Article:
Then on Saturday, we went trick or treating at the El Paso Zoo for their Boo at the Zoo. We didn't actually trick or treat very much, but it was a good reason to get out of the house and walk a lot. And the kids enjoyed themselves. They didn't seem to notice that we didn't do a good job of following the map and getting to the candy stations.

Sunday we had regular church services. Sunday was also the anniversary of the death of my sweet niece Tabitha. We lost her to SIDS five years ago when she was just six months old. It is still so sad and almost unbelievable that she didn't get to stay with us in her beautiful family, but thinking of Día de los Muertos where the focus is celebrating the time you did have with someone, and receiving pictures from my brother of my little preemie niece Valerie who was supposed to be born in October but came in July instead and was recently home from the hospital, I felt joy in my heart.

Monday was actual Halloween. Since I live in a border town, some Mexicans have adopted American holidays that they like. So there was trick or treating at the mall near my house during the day, and then my neighborhood actually had trick or treating in the evening. My kids were thrilled about this. Somewhere between one third and one half of my neighbors participated by handing out candy. And I wondered if the act of giving to candy to children works with the idea of that night being the night that deceased children are able to visit. At the dark houses who weren't handing out candy, I wondered if our trick or treating was disturbing their festivities. The Mexican way (or at least the Juarense way) to trick or treat is not to ring doorbells and say "trick or treat," but to walk through the streets chanting "Queremos Halloween" (We want Halloween"). Those inside their homes will hear you, usually through an open window, and open their doors to give you candy.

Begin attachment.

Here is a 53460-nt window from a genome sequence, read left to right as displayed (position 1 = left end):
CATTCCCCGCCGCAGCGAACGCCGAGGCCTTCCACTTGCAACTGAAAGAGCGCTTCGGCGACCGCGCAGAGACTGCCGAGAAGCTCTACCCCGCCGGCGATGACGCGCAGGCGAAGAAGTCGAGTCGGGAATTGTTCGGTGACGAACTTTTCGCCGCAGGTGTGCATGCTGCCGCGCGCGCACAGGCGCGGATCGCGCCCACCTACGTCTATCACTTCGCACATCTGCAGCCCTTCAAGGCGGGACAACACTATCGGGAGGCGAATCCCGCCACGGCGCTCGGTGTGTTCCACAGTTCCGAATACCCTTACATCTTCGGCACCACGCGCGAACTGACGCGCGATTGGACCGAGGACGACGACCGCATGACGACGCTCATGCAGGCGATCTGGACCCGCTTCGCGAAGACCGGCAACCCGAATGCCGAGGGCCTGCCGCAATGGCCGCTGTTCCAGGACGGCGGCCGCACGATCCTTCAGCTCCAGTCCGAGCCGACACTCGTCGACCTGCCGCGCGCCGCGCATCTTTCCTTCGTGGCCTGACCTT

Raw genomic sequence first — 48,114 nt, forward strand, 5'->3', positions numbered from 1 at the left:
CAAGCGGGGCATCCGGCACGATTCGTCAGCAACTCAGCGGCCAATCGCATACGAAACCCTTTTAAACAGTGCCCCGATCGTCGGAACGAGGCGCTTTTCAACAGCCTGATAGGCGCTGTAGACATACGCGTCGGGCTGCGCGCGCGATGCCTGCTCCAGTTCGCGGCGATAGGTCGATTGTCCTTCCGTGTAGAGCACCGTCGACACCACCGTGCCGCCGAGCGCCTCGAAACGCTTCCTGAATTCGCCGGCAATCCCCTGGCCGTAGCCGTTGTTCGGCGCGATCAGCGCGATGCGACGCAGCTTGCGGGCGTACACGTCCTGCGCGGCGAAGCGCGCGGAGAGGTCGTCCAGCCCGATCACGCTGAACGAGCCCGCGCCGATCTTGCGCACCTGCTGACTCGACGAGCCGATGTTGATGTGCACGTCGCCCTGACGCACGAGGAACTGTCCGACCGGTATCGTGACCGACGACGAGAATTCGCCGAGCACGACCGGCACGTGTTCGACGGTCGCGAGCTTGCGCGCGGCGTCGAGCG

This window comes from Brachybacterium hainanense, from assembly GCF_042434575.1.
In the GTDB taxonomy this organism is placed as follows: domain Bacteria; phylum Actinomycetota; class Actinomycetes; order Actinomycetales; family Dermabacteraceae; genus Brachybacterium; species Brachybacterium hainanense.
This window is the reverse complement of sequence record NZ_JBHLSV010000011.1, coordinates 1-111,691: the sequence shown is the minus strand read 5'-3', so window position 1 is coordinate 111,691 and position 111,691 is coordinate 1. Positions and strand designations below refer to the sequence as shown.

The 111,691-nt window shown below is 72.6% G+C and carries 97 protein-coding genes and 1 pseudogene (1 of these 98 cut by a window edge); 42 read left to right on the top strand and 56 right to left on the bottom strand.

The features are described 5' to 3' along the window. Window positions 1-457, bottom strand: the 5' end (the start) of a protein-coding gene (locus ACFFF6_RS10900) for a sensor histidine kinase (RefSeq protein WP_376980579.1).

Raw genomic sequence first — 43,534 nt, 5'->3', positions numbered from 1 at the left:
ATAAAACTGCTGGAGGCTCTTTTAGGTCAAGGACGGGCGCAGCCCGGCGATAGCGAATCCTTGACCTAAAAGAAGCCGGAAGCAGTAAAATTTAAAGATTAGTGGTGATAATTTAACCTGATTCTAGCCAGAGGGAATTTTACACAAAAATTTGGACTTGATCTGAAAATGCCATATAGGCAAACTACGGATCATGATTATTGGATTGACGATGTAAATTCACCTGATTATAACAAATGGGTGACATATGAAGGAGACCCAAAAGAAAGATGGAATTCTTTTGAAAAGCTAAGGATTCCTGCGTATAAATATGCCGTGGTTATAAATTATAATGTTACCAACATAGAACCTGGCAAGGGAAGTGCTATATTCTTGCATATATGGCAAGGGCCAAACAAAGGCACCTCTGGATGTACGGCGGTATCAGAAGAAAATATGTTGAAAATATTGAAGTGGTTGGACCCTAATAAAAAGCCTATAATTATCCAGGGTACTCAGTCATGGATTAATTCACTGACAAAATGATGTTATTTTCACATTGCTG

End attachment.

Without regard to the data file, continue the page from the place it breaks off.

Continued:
Tuesday was also Día de los Muertos and All Saints' Day. The children had a party at school, which combined the two holidays. A priest came and held mass for All Saints' Day and the students were invited to dress up like saints and angels. Last year, I'm not sure what happened, but I dressed my kids up in their Catrina and Catrín costumes. They were the only ones. This year, Jill dressed up as a saint (she chose Saint Philomena), and none of my other kids wanted to participate in costume (although Alice decided to wear her Mexican dress), and there actually were two other students dressed up as Catrinas. So we wouldn't have been the only ones this year! After the mass, we all ate pan de muerte and drank delicious abuelita while we walked around to the classrooms to see the altars our children had made.